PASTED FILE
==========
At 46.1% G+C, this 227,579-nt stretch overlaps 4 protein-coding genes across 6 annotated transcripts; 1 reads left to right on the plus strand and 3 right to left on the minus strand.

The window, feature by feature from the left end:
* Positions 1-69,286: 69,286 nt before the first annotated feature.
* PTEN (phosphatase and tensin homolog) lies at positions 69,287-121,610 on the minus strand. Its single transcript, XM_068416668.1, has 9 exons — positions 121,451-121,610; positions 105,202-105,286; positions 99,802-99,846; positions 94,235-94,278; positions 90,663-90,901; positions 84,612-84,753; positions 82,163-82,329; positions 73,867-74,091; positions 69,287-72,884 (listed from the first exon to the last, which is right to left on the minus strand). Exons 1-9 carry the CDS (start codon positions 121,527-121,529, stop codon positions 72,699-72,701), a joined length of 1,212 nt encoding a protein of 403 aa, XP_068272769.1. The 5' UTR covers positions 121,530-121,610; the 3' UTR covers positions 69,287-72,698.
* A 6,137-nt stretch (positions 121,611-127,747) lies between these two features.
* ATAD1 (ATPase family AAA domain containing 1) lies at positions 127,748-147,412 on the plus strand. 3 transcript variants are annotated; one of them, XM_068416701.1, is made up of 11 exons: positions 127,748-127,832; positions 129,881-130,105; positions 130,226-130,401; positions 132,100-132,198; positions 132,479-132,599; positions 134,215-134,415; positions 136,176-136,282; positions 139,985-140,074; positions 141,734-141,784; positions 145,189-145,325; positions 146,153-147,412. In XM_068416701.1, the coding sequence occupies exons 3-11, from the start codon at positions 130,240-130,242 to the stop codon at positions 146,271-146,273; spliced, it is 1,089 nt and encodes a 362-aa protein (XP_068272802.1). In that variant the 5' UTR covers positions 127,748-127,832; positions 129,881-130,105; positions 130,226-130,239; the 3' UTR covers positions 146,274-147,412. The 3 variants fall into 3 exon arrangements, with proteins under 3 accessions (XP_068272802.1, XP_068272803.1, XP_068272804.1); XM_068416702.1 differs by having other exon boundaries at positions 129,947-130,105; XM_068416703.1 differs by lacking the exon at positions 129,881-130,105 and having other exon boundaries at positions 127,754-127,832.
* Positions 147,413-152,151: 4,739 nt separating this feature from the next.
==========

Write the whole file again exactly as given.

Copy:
At 46.1% G+C, this 227,579-nt stretch overlaps 4 protein-coding genes across 6 annotated transcripts; 1 reads left to right on the plus strand and 3 right to left on the minus strand.

The window, feature by feature from the left end:
* Positions 1-69,286: 69,286 nt before the first annotated feature.
* PTEN (phosphatase and tensin homolog) lies at positions 69,287-121,610 on the minus strand. Its single transcript, XM_068416668.1, has 9 exons — positions 121,451-121,610; positions 105,202-105,286; positions 99,802-99,846; positions 94,235-94,278; positions 90,663-90,901; positions 84,612-84,753; positions 82,163-82,329; positions 73,867-74,091; positions 69,287-72,884 (listed from the first exon to the last, which is right to left on the minus strand). Exons 1-9 carry the CDS (start codon positions 121,527-121,529, stop codon positions 72,699-72,701), a joined length of 1,212 nt encoding a protein of 403 aa, XP_068272769.1. The 5' UTR covers positions 121,530-121,610; the 3' UTR covers positions 69,287-72,698.
* A 6,137-nt stretch (positions 121,611-127,747) lies between these two features.
* ATAD1 (ATPase family AAA domain containing 1) lies at positions 127,748-147,412 on the plus strand. 3 transcript variants are annotated; one of them, XM_068416701.1, is made up of 11 exons: positions 127,748-127,832; positions 129,881-130,105; positions 130,226-130,401; positions 132,100-132,198; positions 132,479-132,599; positions 134,215-134,415; positions 136,176-136,282; positions 139,985-140,074; positions 141,734-141,784; positions 145,189-145,325; positions 146,153-147,412. In XM_068416701.1, the coding sequence occupies exons 3-11, from the start codon at positions 130,240-130,242 to the stop codon at positions 146,271-146,273; spliced, it is 1,089 nt and encodes a 362-aa protein (XP_068272802.1). In that variant the 5' UTR covers positions 127,748-127,832; positions 129,881-130,105; positions 130,226-130,239; the 3' UTR covers positions 146,274-147,412. The 3 variants fall into 3 exon arrangements, with proteins under 3 accessions (XP_068272802.1, XP_068272803.1, XP_068272804.1); XM_068416702.1 differs by having other exon boundaries at positions 129,947-130,105; XM_068416703.1 differs by lacking the exon at positions 129,881-130,105 and having other exon boundaries at positions 127,754-127,832.
* Positions 147,413-152,151: 4,739 nt separating this feature from the next.